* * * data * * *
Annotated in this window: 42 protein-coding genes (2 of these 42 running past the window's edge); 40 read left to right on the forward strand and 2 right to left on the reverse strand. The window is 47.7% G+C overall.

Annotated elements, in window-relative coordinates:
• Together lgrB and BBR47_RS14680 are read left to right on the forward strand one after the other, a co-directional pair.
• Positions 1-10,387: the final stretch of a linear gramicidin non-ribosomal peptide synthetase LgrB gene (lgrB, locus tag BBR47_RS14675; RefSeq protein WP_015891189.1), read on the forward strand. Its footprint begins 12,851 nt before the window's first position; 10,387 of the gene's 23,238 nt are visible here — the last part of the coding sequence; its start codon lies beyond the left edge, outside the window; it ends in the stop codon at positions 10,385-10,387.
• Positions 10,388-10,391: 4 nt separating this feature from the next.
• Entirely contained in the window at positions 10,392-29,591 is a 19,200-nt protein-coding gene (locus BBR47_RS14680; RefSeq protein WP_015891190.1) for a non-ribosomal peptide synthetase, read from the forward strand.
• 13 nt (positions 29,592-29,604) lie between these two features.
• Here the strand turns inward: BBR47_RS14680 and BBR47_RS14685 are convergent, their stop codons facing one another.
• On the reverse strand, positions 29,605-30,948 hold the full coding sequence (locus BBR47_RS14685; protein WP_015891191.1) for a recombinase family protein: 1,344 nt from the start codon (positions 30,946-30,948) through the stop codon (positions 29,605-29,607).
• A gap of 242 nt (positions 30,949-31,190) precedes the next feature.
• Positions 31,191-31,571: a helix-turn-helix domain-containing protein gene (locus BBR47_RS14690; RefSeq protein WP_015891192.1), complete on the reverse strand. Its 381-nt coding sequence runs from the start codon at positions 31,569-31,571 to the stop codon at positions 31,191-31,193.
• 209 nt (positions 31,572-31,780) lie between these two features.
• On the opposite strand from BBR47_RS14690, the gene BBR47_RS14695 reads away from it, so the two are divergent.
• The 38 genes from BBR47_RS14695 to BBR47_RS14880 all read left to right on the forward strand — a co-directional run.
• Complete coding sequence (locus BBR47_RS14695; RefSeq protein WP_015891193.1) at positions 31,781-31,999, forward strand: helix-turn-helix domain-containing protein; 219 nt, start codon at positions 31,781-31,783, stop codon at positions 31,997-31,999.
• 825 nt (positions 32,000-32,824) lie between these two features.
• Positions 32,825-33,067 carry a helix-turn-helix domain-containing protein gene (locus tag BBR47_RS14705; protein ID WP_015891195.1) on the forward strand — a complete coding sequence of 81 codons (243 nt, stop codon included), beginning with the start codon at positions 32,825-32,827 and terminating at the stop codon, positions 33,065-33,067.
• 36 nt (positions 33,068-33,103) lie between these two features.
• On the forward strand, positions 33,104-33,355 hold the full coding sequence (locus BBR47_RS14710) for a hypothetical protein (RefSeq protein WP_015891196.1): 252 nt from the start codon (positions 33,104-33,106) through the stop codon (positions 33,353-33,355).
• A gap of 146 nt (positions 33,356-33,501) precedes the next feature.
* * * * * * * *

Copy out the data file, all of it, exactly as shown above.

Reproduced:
Annotated in this window: 42 protein-coding genes (2 of these 42 running past the window's edge); 40 read left to right on the forward strand and 2 right to left on the reverse strand. The window is 47.7% G+C overall.

Annotated elements, in window-relative coordinates:
• Together lgrB and BBR47_RS14680 are read left to right on the forward strand one after the other, a co-directional pair.
• Positions 1-10,387: the final stretch of a linear gramicidin non-ribosomal peptide synthetase LgrB gene (lgrB, locus tag BBR47_RS14675; RefSeq protein WP_015891189.1), read on the forward strand. Its footprint begins 12,851 nt before the window's first position; 10,387 of the gene's 23,238 nt are visible here — the last part of the coding sequence; its start codon lies beyond the left edge, outside the window; it ends in the stop codon at positions 10,385-10,387.
• Positions 10,388-10,391: 4 nt separating this feature from the next.
• Entirely contained in the window at positions 10,392-29,591 is a 19,200-nt protein-coding gene (locus BBR47_RS14680; RefSeq protein WP_015891190.1) for a non-ribosomal peptide synthetase, read from the forward strand.
• 13 nt (positions 29,592-29,604) lie between these two features.
• Here the strand turns inward: BBR47_RS14680 and BBR47_RS14685 are convergent, their stop codons facing one another.
• On the reverse strand, positions 29,605-30,948 hold the full coding sequence (locus BBR47_RS14685; protein WP_015891191.1) for a recombinase family protein: 1,344 nt from the start codon (positions 30,946-30,948) through the stop codon (positions 29,605-29,607).
• A gap of 242 nt (positions 30,949-31,190) precedes the next feature.
• Positions 31,191-31,571: a helix-turn-helix domain-containing protein gene (locus BBR47_RS14690; RefSeq protein WP_015891192.1), complete on the reverse strand. Its 381-nt coding sequence runs from the start codon at positions 31,569-31,571 to the stop codon at positions 31,191-31,193.
• 209 nt (positions 31,572-31,780) lie between these two features.
• On the opposite strand from BBR47_RS14690, the gene BBR47_RS14695 reads away from it, so the two are divergent.
• The 38 genes from BBR47_RS14695 to BBR47_RS14880 all read left to right on the forward strand — a co-directional run.
• Complete coding sequence (locus BBR47_RS14695; RefSeq protein WP_015891193.1) at positions 31,781-31,999, forward strand: helix-turn-helix domain-containing protein; 219 nt, start codon at positions 31,781-31,783, stop codon at positions 31,997-31,999.
• 825 nt (positions 32,000-32,824) lie between these two features.
• Positions 32,825-33,067 carry a helix-turn-helix domain-containing protein gene (locus tag BBR47_RS14705; protein ID WP_015891195.1) on the forward strand — a complete coding sequence of 81 codons (243 nt, stop codon included), beginning with the start codon at positions 32,825-32,827 and terminating at the stop codon, positions 33,065-33,067.
• 36 nt (positions 33,068-33,103) lie between these two features.
• On the forward strand, positions 33,104-33,355 hold the full coding sequence (locus BBR47_RS14710) for a hypothetical protein (RefSeq protein WP_015891196.1): 252 nt from the start codon (positions 33,104-33,106) through the stop codon (positions 33,353-33,355).
• A gap of 146 nt (positions 33,356-33,501) precedes the next feature.